How the World Congress of the World Federation of the Deaf Fosters Inclusivity for Its Attendees

Author: Casey Gale       

Around 80 sign language interpreters were in attendance at the XVIII World Congress of the World Federation of the Deaf.

What It’s All About

Founded in 1951, the World Federation of the Deaf (WFD) is an international, non-governmental organization representing approximately 70 million deaf people on a global scale. The organization’s mission is to “promote the human rights of deaf people and full, quality, and equal access to all spheres of life, including self-determination, sign language, education, employment, and community life,” said Colin Allen, WFD president. WFD has a consultative status in the United Nations and actively works to advocate for people in the deaf community, including efforts to develop the United Nations Convention on the Rights of Persons with Disabilities, which was adopted by the United Nations in 2006.

The organization’s World Congress, also started in 1951, originally was created to give the deaf community an opportunity to come together “and share information about developments of significance,” Allen said. Since then, the congress’ mission and reach have grown exponentially; the event now brings together delegates from national associations, youth organizations, and any participant looking to further WFD’s mission. Allen noted that the first congress welcomed delegates from 25 national associations of the deaf. Today, the congress — which is held every four years — attracts members from 121 countries across five continents. This year, the event hosted an estimated 1,800 attendees and 35 exhibitors, and featured such technology sessions as “Leveraging Machine Learning to Expand the Reach of Captions.”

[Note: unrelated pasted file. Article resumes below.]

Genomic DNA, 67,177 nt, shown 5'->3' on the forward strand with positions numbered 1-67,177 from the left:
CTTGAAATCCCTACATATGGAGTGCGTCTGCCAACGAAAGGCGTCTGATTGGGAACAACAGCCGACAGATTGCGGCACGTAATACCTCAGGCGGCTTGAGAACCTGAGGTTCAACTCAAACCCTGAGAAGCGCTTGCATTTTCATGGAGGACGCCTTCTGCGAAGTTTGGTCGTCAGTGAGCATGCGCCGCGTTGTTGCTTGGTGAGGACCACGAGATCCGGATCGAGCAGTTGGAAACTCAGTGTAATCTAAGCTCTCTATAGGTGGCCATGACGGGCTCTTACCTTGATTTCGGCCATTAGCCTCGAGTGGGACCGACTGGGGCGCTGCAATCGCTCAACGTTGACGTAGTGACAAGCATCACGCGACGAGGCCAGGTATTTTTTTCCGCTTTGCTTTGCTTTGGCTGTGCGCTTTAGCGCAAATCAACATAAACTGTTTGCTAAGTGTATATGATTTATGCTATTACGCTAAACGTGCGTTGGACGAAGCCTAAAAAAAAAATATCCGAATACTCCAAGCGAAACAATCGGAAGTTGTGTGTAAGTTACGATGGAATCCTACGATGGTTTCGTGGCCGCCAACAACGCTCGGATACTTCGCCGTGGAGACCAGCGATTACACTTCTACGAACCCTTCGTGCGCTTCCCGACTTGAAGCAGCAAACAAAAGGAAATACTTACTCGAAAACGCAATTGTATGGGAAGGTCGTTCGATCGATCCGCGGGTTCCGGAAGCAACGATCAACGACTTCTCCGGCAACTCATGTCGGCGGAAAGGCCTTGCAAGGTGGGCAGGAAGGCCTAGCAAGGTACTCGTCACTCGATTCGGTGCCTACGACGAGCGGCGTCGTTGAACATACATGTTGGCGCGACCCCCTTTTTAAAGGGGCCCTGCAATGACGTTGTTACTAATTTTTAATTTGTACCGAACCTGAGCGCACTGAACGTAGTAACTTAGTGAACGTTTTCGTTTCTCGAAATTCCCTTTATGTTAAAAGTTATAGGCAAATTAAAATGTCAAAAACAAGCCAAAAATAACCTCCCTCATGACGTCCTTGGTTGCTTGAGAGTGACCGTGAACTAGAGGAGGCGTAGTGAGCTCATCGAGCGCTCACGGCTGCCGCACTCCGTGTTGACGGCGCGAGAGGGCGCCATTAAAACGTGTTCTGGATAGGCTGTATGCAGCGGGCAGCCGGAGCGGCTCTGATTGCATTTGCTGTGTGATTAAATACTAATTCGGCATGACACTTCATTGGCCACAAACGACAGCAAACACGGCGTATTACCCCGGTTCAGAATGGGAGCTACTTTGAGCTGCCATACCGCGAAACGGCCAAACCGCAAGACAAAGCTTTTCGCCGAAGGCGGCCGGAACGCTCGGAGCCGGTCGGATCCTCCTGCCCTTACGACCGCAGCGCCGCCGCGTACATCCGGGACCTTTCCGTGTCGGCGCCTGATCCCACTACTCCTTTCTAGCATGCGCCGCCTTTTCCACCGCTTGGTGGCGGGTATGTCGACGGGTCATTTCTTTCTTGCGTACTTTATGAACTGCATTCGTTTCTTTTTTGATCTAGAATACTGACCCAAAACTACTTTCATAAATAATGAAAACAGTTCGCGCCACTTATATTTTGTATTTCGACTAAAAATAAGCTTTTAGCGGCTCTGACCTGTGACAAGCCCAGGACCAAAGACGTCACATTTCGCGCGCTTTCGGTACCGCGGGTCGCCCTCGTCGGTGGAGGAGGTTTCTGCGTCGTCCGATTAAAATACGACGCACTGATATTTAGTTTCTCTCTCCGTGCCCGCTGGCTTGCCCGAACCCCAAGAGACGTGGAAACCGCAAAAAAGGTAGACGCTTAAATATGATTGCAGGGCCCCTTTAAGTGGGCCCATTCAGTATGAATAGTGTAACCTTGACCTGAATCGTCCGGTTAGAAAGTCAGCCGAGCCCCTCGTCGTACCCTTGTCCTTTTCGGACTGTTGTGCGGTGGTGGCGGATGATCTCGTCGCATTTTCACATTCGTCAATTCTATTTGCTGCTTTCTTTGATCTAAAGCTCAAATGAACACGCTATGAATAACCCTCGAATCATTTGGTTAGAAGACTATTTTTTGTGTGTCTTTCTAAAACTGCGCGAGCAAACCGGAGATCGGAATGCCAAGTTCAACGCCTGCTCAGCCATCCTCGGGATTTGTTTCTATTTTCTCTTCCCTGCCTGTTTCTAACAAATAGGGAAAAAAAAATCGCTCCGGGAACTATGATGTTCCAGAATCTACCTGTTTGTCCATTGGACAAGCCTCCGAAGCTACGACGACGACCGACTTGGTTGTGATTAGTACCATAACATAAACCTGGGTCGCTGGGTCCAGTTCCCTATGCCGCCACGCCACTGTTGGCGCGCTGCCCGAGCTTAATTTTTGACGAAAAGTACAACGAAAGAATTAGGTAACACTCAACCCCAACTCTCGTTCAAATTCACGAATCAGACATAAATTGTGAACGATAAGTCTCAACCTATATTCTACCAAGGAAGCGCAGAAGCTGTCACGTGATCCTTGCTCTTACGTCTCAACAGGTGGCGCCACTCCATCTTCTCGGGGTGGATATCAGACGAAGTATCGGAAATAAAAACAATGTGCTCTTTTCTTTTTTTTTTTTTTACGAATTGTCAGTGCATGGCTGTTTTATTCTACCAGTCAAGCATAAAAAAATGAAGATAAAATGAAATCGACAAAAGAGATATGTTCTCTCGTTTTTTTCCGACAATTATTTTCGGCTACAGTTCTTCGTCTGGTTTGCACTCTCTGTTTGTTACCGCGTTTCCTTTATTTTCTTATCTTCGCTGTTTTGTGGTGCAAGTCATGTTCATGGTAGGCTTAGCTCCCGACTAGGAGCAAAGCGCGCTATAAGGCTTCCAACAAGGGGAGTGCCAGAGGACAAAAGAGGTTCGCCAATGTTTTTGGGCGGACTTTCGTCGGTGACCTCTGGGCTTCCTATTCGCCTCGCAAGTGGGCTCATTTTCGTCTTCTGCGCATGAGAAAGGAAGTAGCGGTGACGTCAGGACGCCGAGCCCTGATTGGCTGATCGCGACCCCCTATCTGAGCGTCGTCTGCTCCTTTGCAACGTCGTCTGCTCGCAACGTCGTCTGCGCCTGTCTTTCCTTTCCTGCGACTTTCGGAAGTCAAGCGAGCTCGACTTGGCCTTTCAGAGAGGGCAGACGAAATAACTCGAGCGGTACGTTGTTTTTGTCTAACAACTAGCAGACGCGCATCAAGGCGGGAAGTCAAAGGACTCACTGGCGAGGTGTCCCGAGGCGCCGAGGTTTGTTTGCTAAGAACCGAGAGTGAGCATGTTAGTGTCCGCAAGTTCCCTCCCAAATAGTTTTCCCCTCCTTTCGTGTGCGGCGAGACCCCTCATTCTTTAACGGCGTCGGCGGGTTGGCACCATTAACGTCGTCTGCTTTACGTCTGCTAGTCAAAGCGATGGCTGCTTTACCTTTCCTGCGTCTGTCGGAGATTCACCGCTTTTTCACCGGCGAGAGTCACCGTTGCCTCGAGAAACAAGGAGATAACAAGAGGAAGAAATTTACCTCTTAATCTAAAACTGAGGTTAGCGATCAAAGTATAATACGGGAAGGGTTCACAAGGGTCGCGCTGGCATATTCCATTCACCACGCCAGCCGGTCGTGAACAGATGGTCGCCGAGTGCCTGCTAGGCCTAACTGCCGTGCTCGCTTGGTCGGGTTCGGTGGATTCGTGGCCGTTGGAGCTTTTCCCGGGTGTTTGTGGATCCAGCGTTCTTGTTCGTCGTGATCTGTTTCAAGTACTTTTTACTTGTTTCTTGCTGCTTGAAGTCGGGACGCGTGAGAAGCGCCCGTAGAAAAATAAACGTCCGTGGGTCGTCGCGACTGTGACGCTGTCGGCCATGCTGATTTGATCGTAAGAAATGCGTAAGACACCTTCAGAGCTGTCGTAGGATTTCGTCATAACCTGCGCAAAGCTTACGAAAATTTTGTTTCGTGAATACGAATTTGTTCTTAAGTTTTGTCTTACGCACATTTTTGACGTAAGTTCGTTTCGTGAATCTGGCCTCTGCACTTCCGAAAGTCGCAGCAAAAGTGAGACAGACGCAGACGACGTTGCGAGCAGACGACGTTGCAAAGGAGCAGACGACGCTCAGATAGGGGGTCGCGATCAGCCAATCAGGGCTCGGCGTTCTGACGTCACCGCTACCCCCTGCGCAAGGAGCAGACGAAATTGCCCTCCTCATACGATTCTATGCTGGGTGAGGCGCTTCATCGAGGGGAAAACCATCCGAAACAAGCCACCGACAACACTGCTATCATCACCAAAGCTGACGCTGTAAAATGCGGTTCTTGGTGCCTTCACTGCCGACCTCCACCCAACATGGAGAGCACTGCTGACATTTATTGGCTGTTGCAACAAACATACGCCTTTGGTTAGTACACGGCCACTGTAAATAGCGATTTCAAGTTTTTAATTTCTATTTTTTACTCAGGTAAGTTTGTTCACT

Why We Like It

The WFD Congress is organized by one of the oldest international organizations for people with disabilities, so making it inclusive and accessible to all attendees is a priority. At this year’s event at the Palais des Congrés de Paris, organizers ensured that the venue was physically accessible, and gave significant considerations to language access. The event provided International Sign Interpreters and LSF (French Sign Language) Interpreters, and for hard-of-hearing participants, English and French captioning was available during the opening and closing ceremonies, as well as keynote and plenary sessions. Approximately 80 sign language interpreters were in attendance “to interpret their native sign languages for their country delegations,” Allen said.

“The WFD Congress provides a platform to recognize the diversity of the deaf community globally, inclusive of children, youth, senior citizens, women, deaf people with disabilities, deaf-blind people, the lesbian, gay, bisexual, transgender, and intersex community … parents of deaf children, and professionals working with deaf people,” Allen said. “It is important that we all work together collaboratively to achieve tangible outcomes, so that the human rights of deaf people are realized.”

Learn more about the XVIII World Congress of the World Federation of the Deaf at

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